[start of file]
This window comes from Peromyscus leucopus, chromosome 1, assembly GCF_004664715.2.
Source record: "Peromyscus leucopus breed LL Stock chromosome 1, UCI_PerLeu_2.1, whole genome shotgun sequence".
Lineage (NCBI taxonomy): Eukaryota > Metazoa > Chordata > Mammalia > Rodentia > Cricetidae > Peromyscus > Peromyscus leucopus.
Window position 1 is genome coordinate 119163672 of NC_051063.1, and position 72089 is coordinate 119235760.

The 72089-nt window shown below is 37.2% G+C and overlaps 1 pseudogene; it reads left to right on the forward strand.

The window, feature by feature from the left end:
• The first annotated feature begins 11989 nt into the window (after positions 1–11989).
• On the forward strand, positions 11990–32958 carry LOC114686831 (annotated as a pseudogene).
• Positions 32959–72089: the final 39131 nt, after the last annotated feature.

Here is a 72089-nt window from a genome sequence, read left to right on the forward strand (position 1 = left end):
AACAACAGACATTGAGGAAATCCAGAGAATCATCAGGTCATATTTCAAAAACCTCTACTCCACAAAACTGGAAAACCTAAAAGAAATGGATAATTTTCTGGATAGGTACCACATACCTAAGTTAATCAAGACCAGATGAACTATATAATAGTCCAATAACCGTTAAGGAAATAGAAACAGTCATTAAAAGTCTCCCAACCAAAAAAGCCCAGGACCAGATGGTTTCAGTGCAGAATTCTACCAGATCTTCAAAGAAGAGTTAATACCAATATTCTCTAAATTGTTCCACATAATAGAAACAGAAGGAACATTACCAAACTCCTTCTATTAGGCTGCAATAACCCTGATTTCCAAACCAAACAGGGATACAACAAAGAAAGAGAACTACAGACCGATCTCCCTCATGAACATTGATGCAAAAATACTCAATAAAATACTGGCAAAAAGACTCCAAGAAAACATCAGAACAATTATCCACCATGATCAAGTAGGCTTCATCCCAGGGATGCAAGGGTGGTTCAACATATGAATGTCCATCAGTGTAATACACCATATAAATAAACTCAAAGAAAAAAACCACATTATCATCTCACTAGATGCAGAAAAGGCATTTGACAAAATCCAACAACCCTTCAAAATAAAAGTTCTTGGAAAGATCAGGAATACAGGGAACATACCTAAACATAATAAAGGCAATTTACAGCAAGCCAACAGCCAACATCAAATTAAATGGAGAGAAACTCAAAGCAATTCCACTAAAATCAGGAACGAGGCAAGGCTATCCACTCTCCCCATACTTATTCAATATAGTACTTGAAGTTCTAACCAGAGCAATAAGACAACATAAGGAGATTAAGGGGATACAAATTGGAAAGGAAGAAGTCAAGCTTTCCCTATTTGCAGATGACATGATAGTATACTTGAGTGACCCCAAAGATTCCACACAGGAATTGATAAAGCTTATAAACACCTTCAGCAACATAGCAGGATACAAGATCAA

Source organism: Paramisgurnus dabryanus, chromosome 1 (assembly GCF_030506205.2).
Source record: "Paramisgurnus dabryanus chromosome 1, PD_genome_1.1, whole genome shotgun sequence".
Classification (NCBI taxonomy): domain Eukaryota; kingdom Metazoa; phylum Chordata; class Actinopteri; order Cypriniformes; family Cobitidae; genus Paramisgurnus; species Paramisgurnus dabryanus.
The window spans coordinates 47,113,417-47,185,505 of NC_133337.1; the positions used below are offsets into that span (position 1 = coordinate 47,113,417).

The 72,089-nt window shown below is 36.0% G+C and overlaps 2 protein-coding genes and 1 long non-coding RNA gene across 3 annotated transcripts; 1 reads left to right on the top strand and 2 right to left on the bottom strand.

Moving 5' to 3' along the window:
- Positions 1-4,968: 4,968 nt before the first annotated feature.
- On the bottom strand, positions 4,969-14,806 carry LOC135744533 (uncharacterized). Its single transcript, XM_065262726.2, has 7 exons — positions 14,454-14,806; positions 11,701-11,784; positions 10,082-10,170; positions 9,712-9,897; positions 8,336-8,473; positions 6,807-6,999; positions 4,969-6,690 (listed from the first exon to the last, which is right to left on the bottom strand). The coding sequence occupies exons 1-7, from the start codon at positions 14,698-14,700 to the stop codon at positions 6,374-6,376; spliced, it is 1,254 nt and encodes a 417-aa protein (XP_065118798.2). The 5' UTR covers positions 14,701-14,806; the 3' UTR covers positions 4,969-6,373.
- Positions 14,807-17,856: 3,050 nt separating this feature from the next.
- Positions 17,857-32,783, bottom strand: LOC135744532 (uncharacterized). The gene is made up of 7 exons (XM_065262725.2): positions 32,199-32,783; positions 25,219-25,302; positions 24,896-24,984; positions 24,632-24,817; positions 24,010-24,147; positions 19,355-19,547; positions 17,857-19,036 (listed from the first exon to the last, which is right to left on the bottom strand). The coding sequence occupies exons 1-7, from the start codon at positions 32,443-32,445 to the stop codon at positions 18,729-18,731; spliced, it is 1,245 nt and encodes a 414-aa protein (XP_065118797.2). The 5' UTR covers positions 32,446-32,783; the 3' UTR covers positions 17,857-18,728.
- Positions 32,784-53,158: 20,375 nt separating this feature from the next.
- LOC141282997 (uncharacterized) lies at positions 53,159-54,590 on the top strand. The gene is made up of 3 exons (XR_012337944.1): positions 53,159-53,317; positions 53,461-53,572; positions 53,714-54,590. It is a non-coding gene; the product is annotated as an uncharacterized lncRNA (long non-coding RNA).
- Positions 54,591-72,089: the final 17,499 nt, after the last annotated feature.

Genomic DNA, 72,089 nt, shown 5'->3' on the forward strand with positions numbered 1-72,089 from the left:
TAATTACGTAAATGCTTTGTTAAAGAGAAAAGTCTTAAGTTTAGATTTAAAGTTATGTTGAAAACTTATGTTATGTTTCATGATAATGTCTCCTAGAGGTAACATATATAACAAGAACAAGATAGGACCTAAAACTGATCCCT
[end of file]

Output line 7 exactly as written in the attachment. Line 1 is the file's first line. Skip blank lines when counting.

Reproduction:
• The first annotated feature begins 11989 nt into the window (after positions 1–11989).